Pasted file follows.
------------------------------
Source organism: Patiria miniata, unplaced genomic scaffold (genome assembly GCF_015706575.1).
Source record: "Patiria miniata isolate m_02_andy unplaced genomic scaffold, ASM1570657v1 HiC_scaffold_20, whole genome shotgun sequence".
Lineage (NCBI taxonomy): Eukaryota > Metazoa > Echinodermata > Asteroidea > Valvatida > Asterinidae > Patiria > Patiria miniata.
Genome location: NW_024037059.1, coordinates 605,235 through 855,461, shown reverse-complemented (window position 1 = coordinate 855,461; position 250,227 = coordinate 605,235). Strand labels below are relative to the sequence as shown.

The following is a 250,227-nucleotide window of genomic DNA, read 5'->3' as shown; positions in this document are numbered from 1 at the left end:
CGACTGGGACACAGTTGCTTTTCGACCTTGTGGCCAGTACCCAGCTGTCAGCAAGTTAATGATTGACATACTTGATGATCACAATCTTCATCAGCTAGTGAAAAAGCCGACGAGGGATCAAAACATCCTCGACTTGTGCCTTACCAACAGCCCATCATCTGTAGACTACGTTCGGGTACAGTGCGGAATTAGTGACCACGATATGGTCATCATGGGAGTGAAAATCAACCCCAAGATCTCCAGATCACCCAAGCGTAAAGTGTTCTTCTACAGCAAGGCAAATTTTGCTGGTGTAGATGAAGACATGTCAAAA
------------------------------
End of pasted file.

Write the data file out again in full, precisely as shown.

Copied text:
Source organism: Patiria miniata, unplaced genomic scaffold (genome assembly GCF_015706575.1).
Source record: "Patiria miniata isolate m_02_andy unplaced genomic scaffold, ASM1570657v1 HiC_scaffold_20, whole genome shotgun sequence".
Lineage (NCBI taxonomy): Eukaryota > Metazoa > Echinodermata > Asteroidea > Valvatida > Asterinidae > Patiria > Patiria miniata.
Genome location: NW_024037059.1, coordinates 605,235 through 855,461, shown reverse-complemented (window position 1 = coordinate 855,461; position 250,227 = coordinate 605,235). Strand labels below are relative to the sequence as shown.

The following is a 250,227-nucleotide window of genomic DNA, read 5'->3' as shown; positions in this document are numbered from 1 at the left end:
CGACTGGGACACAGTTGCTTTTCGACCTTGTGGCCAGTACCCAGCTGTCAGCAAGTTAATGATTGACATACTTGATGATCACAATCTTCATCAGCTAGTGAAAAAGCCGACGAGGGATCAAAACATCCTCGACTTGTGCCTTACCAACAGCCCATCATCTGTAGACTACGTTCGGGTACAGTGCGGAATTAGTGACCACGATATGGTCATCATGGGAGTGAAAATCAACCCCAAGATCTCCAGATCACCCAAGCGTAAAGTGTTCTTCTACAGCAAGGCAAATTTTGCTGGTGTAGATGAAGACATGTCAAAA